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EDITORIAL: Let’s not miss point with Chinese loan


EDITORIAL: Let’s not miss point with Chinese loan

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THE FREUNDEL STUART ADMINISTRATION was ecstatic to have received a US$170 million loan from the Chinese to help finance the redevelopment of Sam Lord’s Castle. This is understandable given the magnitude of the project, the potential benefits to a sluggish economy, and the ability to secure the loan at good rates despite the island’s poor credit rating.

This loan from the Export-Import Bank of China speaks to the efforts by Beijing to cement its footprint across the Caribbean for geopolitical reasons. Taiwan, which China regards as a renegade province, gets much of its support from English-speaking Caribbean islands. More important, the Caribbean is strategically located for China to build its presence in United States’ backyard.

There are other ways China’s Export-Import Bank can help. The expansion of Grantley Adams International Airport would be a logical choice as well as the proposed cruise terminal at the Bridgetown Port.

The redevelopment of Sam Lord’s Castle and its management by the international Wyndham Hotel chain should result in more passengers flying into the island. The airport must effectively handle large numbers of passengers. The country urgently needs to be able to accommodate the new super cruise liners already coming here away from the cargo facility.

While China has become important to the world economy for decades, the country is now wielding its financial might with the confidence and purpose of a global superpower. With the centre of financial gravity shifting, Beijing is looking not simply to invest its vast wealth in places such as Barbados for any altruistic reason, but to get into ventures which will help with such long-term objectives as promoting its currency. Barbados offers such opportunities through this type of foreign direct investment.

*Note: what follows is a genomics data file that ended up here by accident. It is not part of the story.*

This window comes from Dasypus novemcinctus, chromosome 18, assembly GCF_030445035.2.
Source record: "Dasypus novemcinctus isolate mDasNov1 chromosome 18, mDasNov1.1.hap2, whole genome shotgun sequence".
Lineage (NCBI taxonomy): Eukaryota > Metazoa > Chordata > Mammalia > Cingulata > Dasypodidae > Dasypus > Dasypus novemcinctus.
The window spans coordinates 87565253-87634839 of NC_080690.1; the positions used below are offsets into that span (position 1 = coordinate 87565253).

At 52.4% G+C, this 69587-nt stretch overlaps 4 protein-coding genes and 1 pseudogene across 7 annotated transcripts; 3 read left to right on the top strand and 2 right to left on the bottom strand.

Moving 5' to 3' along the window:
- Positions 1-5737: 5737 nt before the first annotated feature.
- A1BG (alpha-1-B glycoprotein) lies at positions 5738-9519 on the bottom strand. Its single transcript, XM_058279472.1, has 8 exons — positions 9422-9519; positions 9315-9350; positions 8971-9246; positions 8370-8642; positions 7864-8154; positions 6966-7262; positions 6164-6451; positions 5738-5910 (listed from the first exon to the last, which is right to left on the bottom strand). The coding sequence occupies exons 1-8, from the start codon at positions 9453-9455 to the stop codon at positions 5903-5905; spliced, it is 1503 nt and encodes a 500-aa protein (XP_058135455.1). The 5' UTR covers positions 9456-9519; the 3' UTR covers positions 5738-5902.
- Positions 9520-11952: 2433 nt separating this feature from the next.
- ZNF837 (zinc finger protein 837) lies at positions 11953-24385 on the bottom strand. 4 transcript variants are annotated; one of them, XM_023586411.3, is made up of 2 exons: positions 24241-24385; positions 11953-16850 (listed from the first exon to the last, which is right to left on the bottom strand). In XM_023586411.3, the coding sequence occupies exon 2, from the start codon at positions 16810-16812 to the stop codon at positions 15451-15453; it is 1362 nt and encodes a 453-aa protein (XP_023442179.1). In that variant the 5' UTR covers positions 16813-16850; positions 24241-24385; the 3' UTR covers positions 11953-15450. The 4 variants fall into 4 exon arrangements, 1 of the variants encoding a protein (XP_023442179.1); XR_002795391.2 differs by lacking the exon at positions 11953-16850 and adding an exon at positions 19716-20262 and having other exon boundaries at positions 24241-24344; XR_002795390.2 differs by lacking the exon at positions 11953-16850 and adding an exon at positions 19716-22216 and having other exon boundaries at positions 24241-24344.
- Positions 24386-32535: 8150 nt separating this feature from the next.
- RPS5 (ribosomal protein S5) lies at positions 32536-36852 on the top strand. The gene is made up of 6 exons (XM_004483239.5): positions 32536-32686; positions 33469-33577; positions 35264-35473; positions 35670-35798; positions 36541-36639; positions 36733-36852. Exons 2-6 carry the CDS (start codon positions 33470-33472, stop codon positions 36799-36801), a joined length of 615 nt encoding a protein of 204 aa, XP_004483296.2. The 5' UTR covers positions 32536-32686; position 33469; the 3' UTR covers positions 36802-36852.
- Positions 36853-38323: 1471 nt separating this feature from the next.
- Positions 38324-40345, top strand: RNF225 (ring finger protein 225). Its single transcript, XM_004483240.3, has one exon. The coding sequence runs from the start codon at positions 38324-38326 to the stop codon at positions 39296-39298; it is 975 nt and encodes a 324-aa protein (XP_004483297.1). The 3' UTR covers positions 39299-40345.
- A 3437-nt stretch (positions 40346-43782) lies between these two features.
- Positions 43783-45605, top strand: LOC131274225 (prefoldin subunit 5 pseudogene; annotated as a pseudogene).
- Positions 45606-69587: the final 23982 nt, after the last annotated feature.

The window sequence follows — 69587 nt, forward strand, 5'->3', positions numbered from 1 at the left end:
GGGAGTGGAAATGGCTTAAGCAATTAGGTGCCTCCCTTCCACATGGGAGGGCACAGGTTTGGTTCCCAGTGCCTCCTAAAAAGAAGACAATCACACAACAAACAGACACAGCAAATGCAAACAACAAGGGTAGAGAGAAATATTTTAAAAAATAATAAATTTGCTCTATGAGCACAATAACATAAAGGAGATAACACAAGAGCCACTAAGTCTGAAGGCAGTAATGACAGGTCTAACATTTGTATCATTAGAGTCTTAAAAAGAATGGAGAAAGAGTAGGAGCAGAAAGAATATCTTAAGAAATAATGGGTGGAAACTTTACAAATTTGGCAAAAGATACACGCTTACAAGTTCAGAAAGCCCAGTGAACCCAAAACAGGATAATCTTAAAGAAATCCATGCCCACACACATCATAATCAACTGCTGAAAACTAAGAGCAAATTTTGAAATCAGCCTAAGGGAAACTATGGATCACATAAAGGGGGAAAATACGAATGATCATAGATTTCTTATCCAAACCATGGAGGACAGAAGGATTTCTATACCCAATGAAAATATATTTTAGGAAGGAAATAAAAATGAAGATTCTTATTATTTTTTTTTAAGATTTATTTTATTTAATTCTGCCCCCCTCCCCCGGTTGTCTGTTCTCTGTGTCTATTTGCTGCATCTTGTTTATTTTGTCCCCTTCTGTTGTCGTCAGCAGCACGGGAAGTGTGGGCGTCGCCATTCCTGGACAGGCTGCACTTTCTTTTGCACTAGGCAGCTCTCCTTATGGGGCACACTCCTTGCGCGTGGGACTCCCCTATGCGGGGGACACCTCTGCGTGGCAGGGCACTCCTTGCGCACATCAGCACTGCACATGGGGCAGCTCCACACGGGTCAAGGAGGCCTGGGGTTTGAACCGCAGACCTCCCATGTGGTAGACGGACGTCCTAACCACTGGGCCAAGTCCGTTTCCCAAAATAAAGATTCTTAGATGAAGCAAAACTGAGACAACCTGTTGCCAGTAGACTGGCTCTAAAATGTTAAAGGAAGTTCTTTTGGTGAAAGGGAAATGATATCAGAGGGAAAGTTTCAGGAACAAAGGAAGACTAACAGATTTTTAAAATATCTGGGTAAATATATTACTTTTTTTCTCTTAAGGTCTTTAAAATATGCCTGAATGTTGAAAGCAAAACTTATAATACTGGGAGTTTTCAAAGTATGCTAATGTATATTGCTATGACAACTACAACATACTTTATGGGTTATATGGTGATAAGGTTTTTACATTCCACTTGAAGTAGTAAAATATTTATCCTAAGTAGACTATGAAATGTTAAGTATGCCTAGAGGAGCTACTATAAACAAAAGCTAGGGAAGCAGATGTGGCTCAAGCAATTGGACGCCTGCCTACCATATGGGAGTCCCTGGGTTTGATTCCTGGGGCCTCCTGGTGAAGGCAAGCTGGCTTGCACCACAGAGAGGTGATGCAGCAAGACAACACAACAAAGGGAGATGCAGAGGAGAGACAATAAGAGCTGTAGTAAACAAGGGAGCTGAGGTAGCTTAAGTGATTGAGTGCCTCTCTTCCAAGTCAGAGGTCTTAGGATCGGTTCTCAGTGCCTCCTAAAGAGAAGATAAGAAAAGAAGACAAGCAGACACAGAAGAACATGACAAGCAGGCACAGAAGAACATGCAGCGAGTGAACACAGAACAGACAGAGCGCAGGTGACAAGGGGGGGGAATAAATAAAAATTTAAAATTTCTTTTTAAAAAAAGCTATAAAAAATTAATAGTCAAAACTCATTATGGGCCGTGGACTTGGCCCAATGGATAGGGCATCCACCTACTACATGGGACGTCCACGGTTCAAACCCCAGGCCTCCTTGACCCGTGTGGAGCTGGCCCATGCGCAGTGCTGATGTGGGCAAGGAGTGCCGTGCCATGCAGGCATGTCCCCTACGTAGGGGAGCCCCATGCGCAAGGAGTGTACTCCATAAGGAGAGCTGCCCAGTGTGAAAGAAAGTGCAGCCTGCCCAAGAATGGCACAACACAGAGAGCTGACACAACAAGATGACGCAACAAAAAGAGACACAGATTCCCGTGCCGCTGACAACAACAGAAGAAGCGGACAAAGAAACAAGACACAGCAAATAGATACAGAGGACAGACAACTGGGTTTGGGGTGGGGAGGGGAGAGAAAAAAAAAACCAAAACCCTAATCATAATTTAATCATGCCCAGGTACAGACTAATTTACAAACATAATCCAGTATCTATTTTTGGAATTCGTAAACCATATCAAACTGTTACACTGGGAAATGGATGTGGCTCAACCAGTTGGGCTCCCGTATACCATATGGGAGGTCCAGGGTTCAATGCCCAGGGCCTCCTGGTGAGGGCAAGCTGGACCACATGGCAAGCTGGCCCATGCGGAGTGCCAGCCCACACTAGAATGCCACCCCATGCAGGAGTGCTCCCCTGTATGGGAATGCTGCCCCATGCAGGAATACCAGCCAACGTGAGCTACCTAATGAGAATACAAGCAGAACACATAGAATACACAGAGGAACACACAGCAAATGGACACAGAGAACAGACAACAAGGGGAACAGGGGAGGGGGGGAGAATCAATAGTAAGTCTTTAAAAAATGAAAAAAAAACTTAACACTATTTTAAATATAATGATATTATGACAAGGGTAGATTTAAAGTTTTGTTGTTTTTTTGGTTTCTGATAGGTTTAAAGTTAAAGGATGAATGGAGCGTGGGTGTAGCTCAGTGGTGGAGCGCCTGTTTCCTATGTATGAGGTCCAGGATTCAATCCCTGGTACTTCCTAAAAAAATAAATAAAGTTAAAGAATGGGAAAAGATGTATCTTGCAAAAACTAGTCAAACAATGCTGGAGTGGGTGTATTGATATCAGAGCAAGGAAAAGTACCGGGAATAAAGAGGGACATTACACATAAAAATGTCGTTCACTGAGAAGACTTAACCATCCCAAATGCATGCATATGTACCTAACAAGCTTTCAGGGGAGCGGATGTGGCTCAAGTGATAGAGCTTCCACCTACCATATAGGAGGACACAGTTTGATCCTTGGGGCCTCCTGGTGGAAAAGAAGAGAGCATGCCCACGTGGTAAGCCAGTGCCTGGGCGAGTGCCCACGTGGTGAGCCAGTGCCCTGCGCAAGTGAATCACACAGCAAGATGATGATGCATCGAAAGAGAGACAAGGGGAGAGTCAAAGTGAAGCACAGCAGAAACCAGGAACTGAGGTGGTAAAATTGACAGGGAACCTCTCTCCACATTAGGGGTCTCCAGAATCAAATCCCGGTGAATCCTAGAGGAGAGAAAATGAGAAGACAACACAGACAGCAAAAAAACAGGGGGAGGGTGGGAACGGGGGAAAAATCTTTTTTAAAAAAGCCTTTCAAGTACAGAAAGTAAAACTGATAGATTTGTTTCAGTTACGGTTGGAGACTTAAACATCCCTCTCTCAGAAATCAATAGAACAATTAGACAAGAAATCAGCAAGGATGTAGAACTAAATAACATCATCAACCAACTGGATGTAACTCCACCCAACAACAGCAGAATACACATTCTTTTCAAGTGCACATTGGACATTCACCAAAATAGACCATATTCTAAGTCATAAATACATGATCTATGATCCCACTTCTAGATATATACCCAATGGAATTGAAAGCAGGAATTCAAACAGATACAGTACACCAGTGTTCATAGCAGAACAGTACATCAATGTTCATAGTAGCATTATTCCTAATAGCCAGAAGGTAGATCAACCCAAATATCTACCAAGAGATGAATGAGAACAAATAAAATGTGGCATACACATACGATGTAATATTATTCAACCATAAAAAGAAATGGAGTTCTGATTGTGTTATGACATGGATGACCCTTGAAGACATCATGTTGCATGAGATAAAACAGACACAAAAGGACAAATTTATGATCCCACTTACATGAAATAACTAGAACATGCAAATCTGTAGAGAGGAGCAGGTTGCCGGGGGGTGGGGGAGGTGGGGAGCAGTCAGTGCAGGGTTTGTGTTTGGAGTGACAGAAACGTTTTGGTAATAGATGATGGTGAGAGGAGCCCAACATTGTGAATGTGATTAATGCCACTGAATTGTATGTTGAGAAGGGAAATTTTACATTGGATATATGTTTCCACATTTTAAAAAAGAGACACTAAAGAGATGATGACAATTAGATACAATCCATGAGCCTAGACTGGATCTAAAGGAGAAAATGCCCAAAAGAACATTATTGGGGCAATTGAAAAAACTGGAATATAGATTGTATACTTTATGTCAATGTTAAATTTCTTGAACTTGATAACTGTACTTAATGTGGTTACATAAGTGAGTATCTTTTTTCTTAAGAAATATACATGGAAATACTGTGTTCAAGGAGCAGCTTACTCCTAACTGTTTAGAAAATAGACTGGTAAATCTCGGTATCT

However, in Government’s quest to get this investment, we hope the Stuart administration has done the necessary due diligence. They must appreciate that the Sam Lord’s project must not become an unregulated one. There must be rigid standards – from environment protection of the beach and coastline, to the use of alternate energy. Equally, the public must know up front how many Barbadians will gain jobs at all levels in the project.

We cannot ignore the history of Chinese-funded projects in Barbados, where we have seen an influx of workers to do work which many Barbadians are competent and skilled to do. Our economy at this time needs job creation.

The financing must also not stifle our voice to speak out against any breaches by Beijing, whether in relation to human rights or any unwillingness to institute measures to help combat climate change.

This loan and the project must not be simply tied to just short-term economic benefits and the obvious political gains which may accrue. Indeed, it must not be mandarin to Barbadians.